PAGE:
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Iraq and Upcoming Elections

October 2, 2006


In almost every close election, the war in Iraq has taken center stage. Bob Woodward’s new book State of Denial has only added fuel to this burning issue. On Sunday’s (01 Oct) Meet the Press, Tim Russert hosted a debate between incumbent Ohio Senator Mike DeWine (R) and his opponent Representative Sherrod Brown (D). Both men lamented the situation in Iraq but they could only wring their hands when asked what could be done to improve the situation. The situation is serious, young American men are giving their lives and billions in funds are being spent in support of the war. Like it or not, we are involved in nation-building. Even knowledgeable opponents of the war like retired Army Major General John Batiste have testified before Congress that a “cut and run” policy will only make matters worse — almost certainly throwing Iraq into a civil war which could foment further unrest throughout the Middle East.

In a good number of posts, I have written about Development-in-a-Box™ and how that approach provides a foundation for development and investment. I believe that approach can work in Iraq, but it must be applied sensibly and deliberately. As I have written before, development begins with security. There’s the rub. Where do you find security in Iraq? The fact is that there are areas outside the so-called “Green Zone,” that are relatively peaceful. That’s where you start. I can’t help thinking about the old question, “How do you eat an elephant?” The answer, of course, is “One bite at a time.” We have suffered under the illusion that we can bring security to all of Iraq simultaneously and the results show. By taking the situation “one bite at a time” using the Development-in-a-Box approach, peace and prosperity can be achieved.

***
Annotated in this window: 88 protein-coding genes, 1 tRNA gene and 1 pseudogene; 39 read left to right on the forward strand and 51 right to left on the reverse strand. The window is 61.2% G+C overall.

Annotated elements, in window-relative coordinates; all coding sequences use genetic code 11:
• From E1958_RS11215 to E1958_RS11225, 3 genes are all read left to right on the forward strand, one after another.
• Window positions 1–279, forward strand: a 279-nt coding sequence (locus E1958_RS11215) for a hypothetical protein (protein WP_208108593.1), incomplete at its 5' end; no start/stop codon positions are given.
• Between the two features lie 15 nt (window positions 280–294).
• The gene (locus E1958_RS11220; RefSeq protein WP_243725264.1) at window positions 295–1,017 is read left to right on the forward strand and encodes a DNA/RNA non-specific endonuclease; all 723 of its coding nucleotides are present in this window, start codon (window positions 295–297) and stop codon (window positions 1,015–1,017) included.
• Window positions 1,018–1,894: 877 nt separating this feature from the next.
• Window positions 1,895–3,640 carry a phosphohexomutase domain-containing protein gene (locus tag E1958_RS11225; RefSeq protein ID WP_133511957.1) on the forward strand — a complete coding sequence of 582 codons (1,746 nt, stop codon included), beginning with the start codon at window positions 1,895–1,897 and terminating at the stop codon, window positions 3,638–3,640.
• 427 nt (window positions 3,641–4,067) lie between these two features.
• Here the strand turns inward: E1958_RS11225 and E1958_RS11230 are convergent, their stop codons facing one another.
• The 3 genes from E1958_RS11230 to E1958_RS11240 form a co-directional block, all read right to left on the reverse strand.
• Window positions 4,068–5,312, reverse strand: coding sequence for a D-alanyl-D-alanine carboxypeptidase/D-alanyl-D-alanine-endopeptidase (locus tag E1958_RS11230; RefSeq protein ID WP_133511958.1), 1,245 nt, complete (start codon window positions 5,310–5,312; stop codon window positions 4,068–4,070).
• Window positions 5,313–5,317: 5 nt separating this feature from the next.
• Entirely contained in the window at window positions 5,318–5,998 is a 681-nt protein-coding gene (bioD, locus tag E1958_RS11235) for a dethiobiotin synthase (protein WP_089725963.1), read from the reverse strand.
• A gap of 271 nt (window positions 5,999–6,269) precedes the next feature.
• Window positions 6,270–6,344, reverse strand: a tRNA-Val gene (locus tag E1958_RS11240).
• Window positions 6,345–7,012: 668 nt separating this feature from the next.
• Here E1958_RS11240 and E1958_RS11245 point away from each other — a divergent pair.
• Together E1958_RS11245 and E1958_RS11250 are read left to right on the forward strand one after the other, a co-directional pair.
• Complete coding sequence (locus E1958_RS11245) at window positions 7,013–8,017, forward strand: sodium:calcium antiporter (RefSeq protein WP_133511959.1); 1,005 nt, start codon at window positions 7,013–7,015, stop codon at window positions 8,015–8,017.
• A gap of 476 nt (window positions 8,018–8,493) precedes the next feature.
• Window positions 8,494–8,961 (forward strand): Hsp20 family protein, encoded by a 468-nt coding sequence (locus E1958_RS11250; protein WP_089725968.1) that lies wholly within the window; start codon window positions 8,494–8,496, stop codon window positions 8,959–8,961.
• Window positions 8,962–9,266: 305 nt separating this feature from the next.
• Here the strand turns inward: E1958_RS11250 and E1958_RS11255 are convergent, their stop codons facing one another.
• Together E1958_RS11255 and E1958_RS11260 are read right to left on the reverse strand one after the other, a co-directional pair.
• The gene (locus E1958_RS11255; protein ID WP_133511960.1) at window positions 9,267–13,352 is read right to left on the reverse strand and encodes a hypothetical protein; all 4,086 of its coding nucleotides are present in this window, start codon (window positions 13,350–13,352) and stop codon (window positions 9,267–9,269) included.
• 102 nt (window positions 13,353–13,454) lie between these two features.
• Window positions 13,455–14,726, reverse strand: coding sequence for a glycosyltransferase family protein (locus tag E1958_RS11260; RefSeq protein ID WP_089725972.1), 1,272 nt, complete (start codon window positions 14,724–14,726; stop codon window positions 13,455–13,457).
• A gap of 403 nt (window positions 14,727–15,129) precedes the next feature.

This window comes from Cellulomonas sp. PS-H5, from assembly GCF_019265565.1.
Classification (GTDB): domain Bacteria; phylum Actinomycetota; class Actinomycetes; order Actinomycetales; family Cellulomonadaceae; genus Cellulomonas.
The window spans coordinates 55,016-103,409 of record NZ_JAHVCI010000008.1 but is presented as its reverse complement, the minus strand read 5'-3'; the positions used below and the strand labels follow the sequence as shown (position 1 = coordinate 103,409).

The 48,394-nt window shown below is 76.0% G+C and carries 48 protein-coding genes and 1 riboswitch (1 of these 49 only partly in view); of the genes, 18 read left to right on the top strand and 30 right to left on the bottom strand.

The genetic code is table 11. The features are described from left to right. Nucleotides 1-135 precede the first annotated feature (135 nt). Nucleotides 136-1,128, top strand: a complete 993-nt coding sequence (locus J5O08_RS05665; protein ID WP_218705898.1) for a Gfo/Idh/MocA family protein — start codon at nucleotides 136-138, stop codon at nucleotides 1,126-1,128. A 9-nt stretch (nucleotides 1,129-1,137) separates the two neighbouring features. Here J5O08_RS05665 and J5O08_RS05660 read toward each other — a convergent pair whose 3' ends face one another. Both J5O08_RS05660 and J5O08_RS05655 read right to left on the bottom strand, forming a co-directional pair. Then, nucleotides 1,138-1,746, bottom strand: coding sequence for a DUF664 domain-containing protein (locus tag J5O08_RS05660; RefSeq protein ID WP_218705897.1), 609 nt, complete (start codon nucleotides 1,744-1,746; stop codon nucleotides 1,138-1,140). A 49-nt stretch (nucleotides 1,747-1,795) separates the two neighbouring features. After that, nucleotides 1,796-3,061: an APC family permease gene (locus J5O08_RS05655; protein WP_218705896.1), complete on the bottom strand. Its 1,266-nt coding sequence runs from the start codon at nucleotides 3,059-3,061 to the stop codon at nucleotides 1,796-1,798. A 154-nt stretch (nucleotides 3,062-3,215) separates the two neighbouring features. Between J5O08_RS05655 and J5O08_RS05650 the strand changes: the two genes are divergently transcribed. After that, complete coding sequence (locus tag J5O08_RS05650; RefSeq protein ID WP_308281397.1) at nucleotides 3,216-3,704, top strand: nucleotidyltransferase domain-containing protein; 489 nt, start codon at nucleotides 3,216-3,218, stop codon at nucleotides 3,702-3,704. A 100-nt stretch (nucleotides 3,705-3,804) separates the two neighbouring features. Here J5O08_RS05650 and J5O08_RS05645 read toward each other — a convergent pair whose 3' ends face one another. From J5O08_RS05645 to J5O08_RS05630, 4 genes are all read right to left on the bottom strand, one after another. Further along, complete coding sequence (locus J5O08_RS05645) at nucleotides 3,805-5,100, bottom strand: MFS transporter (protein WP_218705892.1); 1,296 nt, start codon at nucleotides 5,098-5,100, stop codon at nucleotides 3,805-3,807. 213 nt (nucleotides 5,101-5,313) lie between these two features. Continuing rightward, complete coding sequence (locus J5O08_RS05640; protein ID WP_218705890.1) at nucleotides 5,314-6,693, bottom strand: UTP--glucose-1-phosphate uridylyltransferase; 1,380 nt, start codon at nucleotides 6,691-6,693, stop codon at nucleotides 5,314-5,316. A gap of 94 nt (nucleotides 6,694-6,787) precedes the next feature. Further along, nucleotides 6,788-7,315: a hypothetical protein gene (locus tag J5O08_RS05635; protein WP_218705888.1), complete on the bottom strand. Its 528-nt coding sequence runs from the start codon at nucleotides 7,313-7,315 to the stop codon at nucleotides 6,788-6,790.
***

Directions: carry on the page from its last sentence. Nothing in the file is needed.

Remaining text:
Nothing fosters success like success. Think back on the days when John Wooden was coaching UCLA basketball. If you were a great player and wanted to win a national championship, you knew your chances of achieving that goal would be dramatically increased if you attended UCLA. Such thoughts made it much easier to recruit players and keep the success alive. We need to create the same kind of successes in limited areas of Iraq (probably an area in the north and another in the south). There are groups in both areas who understand that their future relies on establishing stability and attracting foreign direct investment. That stability begins with the people, it can’t be imposed. Unless the people accept responsibility for their own future (backed by those with enough authority and strength to strengthen their resolve), insurgents will continue to hold the upper hand.

There is a large community of governments, international organizations, and non-governmental organizations that desire to see peace brought to the region. Millions of innocent lives are at stake. The future of the Middle East could hang in the balance. With the stakes so high, achieving success — even a little success — is critical. Imagine one or two small enclaves where peace can be established, critical infrastructure rebuilt, investments made, and prosperity given a foothold. That kind of success will breed other successes — establishing a virtuous circle of progress. But this virtuous circle of progress requires leadership and a world view that people can subscribe to that explains globalization as a positive force and one that is integrating and uplifting, not one that is alienating and leaves behind certain portions of humanity. People need to feel that they can subscribe to a vision that all of their actions fit within, they also need a framework within which they can work. One such vision for post-conflict, post-failed state and pre-failed state is what Tom Barnett and I call Development-in-a-Box (“DIB”).